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Alumnus Discusses Research, Teaching Opportunities In Africa

Posted August 25, 2017

JimMeyersDr. Jim Myers, a Texas A&M alumnus in the class of 1962 who has spent more than 25 years in Africa, exchanged thoughts and discussed potential opportunities there for Texas A&M faculty, staff, and students during a luncheon on Aug. 24.

The event brought together faculty and staff members from across campus—including those from the College of Veterinary Medicine & Biomedical Sciences (CVM), Global OneHealth, the College of Agriculture & Life Sciences, among others—who shared with Myers their experiences in Africa, their study abroad programs, and the research they conduct on the continent.

Texas A&M is working with Myers to develop a new study abroad course for veterinary students in Africa, with an overall goal of increasing interest in traveling there. Texas A&M is No. 1 in the U.S. in the number of students who study abroad and No. 2 among public and private universities.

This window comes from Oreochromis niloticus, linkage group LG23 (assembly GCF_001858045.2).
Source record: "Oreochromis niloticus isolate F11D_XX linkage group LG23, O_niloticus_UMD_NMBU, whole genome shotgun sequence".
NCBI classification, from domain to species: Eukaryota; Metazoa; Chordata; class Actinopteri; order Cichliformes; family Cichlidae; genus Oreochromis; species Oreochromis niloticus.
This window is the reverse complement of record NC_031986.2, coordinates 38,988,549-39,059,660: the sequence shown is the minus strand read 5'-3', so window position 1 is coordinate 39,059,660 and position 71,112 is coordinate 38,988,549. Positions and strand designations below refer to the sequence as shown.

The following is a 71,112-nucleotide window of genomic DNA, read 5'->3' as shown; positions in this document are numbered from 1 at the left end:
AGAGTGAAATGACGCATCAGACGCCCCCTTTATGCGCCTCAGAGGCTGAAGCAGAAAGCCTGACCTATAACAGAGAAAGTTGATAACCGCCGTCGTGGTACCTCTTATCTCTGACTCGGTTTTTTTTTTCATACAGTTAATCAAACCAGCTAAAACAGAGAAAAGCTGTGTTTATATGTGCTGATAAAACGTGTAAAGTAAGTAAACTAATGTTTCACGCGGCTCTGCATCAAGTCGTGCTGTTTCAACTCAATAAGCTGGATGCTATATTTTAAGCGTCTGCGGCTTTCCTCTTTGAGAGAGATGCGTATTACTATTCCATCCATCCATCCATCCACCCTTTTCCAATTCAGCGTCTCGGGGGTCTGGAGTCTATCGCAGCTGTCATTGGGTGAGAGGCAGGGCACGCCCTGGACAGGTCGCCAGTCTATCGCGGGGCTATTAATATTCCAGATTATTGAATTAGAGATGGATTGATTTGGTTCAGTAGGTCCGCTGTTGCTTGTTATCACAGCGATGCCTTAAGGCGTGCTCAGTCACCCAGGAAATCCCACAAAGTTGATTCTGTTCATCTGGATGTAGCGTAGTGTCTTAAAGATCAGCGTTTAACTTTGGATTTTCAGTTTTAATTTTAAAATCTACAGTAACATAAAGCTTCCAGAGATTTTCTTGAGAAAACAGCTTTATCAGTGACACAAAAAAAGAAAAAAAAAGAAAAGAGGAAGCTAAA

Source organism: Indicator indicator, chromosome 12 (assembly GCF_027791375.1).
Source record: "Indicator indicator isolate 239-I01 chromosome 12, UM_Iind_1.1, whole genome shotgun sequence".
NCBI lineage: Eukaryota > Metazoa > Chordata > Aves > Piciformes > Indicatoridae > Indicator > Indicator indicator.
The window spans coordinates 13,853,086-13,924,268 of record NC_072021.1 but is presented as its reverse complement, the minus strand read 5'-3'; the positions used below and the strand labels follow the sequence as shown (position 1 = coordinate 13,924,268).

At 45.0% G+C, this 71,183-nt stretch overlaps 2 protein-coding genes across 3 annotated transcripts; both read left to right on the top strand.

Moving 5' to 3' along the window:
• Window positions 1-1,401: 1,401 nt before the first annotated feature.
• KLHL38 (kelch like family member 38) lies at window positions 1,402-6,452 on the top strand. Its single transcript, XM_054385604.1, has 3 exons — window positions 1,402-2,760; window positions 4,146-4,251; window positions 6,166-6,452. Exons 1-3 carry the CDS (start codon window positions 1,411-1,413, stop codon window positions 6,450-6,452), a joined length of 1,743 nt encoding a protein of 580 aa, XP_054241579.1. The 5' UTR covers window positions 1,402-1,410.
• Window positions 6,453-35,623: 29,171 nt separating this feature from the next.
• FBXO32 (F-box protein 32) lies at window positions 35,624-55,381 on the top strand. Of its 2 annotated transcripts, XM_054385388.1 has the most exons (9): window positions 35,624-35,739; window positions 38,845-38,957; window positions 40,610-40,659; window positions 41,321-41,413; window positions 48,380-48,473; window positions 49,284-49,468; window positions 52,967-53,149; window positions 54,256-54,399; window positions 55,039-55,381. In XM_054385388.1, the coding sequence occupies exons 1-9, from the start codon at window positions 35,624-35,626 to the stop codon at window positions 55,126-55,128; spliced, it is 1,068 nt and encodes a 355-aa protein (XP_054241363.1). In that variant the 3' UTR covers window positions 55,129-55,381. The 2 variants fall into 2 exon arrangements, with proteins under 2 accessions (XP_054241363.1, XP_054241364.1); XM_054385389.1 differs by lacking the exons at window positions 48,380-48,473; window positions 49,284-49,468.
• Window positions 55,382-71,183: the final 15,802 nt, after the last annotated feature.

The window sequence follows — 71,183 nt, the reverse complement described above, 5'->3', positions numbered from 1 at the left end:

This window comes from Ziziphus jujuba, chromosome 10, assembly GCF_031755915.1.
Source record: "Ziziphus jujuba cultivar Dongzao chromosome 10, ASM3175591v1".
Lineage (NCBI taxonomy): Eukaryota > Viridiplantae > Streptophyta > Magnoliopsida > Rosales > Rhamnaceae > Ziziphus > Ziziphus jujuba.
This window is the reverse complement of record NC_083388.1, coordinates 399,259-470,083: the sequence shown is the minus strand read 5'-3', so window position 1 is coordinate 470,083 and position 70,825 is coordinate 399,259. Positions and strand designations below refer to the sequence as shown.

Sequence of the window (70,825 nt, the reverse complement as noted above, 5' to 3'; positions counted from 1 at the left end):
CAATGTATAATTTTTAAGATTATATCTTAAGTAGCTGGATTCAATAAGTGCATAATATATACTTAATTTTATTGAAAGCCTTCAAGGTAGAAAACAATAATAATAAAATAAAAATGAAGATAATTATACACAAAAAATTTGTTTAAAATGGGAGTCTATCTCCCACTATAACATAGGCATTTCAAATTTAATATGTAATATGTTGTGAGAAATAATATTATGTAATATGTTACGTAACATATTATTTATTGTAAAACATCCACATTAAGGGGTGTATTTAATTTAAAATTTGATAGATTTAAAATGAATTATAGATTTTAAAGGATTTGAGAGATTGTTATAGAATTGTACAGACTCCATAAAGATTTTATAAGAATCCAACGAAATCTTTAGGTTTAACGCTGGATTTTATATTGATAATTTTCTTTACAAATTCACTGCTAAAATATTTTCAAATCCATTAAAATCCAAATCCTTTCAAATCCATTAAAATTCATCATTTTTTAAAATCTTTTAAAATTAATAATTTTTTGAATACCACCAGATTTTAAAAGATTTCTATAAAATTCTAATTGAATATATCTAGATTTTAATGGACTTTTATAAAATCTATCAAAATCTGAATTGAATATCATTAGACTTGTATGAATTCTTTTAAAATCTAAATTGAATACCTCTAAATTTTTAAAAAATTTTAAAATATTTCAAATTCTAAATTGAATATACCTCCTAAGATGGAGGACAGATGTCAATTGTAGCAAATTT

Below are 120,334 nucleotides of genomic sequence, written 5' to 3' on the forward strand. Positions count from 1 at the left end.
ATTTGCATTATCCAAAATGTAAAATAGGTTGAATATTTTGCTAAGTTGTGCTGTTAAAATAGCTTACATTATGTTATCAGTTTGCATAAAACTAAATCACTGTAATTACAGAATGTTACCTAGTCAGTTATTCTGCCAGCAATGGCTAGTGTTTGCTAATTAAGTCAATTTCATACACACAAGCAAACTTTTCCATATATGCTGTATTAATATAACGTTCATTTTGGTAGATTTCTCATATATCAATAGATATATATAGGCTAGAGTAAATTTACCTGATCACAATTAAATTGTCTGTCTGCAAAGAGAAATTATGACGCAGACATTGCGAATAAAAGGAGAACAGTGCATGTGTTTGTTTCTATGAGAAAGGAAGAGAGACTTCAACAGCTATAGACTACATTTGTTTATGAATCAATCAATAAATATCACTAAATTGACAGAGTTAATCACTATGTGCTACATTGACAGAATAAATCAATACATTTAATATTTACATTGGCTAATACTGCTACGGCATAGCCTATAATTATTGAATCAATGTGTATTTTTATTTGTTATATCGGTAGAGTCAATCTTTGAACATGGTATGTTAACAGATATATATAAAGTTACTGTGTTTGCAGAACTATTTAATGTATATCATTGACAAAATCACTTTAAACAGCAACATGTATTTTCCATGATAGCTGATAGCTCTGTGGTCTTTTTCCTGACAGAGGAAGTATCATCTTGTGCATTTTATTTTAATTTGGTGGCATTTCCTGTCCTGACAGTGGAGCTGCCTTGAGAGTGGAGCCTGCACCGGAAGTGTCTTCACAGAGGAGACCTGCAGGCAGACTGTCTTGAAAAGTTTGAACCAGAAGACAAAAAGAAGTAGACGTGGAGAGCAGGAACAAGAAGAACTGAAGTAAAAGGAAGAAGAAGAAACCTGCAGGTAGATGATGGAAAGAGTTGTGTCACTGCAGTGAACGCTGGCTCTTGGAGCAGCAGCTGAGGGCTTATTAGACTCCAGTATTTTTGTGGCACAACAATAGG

Myers owns a ranch in the Waterberg district, in the northern part of the Limpopo Province of South Africa, about 50 kilometers from the border of the Republic of Botswana.

Myers discussed with faculty the culture and climate of the region, as well as the needs there that Texas A&M faculty and staff may be able to fulfill through their research and teaching efforts.

MyersTourCropped

Dr. Jim Myers and his family, with CVM staff and ambassador Priya Bandy, on a tour of the Large Animal Hospital.

During his visit, Myers and his 14-year-old grandson, Rory, who lives in Fredericksburg, toured the Texas A&M campus and the CVM facilities. Myers said he’s encouraging his grandson to consider attending Texas A&M, to continue the family Aggie tradition.

Myers moved to South Africa in the 1990s as president of Southwestern Bell (now a part of AT&T) International Development Africa, Ltd., in an effort to develop and expand communications there. Under his leadership, the team acquired MTN South Africa in the early 1990s on behalf of the company; it was later sold. MTN remains one of the largest telecom carriers in Africa.

Myers also led a consortium, which included Malaysia Telecom, that controlled Telkom South Africa for many years.



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